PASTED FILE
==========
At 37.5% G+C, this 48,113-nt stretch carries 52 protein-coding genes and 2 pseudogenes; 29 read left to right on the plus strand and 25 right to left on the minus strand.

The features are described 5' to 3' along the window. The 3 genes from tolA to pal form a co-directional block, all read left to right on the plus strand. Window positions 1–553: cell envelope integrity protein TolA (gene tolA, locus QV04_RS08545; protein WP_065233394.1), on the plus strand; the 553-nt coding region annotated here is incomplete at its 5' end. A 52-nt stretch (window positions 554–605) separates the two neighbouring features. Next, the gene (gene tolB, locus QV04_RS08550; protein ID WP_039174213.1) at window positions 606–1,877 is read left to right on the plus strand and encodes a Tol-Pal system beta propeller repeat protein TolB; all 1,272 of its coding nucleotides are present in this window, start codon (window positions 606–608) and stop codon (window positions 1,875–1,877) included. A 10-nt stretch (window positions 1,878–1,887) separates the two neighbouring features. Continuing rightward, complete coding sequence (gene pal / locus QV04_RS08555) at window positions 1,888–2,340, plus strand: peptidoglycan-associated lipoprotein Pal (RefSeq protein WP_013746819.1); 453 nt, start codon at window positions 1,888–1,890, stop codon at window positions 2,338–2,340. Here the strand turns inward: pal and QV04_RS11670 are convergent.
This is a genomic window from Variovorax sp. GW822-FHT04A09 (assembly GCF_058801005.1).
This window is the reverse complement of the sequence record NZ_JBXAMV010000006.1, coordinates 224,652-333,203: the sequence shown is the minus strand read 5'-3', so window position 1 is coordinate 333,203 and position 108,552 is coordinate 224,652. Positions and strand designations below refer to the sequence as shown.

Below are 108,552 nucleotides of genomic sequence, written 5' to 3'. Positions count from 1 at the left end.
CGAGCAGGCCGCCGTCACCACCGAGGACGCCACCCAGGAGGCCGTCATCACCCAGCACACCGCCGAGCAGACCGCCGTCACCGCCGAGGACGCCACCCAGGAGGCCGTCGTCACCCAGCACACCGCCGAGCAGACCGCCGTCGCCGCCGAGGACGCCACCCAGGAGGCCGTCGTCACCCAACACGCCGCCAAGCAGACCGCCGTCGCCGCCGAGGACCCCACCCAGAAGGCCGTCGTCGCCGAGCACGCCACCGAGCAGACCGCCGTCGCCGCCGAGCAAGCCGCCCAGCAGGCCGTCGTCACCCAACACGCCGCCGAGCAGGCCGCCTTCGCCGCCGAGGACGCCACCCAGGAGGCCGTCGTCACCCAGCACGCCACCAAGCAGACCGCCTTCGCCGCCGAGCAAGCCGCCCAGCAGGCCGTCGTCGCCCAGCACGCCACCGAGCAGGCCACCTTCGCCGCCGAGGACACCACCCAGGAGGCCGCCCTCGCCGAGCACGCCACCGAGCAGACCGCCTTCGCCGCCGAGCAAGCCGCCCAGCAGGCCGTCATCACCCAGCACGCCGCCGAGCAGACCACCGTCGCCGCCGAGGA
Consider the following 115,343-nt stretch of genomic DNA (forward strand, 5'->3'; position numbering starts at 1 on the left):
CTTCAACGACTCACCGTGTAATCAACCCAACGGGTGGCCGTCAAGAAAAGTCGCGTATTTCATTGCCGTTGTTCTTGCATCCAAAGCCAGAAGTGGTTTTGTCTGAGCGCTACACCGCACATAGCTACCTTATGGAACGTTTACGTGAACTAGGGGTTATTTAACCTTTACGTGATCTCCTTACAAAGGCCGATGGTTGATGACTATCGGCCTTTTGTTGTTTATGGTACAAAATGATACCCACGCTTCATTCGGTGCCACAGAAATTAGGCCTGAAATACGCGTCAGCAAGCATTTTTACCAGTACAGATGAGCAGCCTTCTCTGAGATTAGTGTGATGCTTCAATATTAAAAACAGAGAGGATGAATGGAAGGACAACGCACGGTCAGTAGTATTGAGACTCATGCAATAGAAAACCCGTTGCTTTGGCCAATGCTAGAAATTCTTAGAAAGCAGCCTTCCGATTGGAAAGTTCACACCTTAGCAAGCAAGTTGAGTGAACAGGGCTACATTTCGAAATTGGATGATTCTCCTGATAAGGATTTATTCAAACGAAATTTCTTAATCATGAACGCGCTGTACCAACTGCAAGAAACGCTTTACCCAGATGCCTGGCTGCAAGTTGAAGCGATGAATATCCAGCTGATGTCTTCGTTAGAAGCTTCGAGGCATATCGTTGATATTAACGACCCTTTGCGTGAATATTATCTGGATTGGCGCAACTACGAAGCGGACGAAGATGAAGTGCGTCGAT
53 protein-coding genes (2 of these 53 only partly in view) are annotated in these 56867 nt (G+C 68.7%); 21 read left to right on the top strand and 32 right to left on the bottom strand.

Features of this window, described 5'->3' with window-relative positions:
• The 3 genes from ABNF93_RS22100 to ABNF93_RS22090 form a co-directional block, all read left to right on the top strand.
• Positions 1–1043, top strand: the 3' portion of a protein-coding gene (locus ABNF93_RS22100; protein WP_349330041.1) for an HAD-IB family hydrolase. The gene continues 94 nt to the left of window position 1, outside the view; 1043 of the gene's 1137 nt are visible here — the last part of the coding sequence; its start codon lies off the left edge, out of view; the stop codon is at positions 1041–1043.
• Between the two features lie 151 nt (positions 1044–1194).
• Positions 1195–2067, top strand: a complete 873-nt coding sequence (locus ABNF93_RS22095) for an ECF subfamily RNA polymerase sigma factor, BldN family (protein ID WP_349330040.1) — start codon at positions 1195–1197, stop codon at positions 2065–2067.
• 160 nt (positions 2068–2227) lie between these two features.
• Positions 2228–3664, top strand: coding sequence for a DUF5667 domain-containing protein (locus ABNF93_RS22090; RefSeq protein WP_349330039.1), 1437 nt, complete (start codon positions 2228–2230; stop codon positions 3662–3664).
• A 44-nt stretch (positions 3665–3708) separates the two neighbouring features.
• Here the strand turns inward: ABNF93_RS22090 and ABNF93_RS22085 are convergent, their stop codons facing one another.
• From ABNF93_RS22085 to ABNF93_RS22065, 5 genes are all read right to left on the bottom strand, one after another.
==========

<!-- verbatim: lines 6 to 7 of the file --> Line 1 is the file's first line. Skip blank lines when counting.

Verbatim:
CGAGCAGGCCGCCGTCACCACCGAGGACGCCACCCAGGAGGCCGTCATCACCCAGCACACCGCCGAGCAGACCGCCGTCACCGCCGAGGACGCCACCCAGGAGGCCGTCGTCACCCAGCACACCGCCGAGCAGACCGCCGTCGCCGCCGAGGACGCCACCCAGGAGGCCGTCGTCACCCAACACGCCGCCAAGCAGACCGCCGTCGCCGCCGAGGACCCCACCCAGAAGGCCGTCGTCGCCGAGCACGCCACCGAGCAGACCGCCGTCGCCGCCGAGCAAGCCGCCCAGCAGGCCGTCGTCACCCAACACGCCGCCGAGCAGGCCGCCTTCGCCGCCGAGGACGCCACCCAGGAGGCCGTCGTCACCCAGCACGCCACCAAGCAGACCGCCTTCGCCGCCGAGCAAGCCGCCCAGCAGGCCGTCGTCGCCCAGCACGCCACCGAGCAGGCCACCTTCGCCGCCGAGGACACCACCCAGGAGGCCGCCCTCGCCGAGCACGCCACCGAGCAGACCGCCTTCGCCGCCGAGCAAGCCGCCCAGCAGGCCGTCATCACCCAGCACGCCGCCGAGCAGACCACCGTCGCCGCCGAGGA
Consider the following 115,343-nt stretch of genomic DNA (forward strand, 5'->3'; position numbering starts at 1 on the left):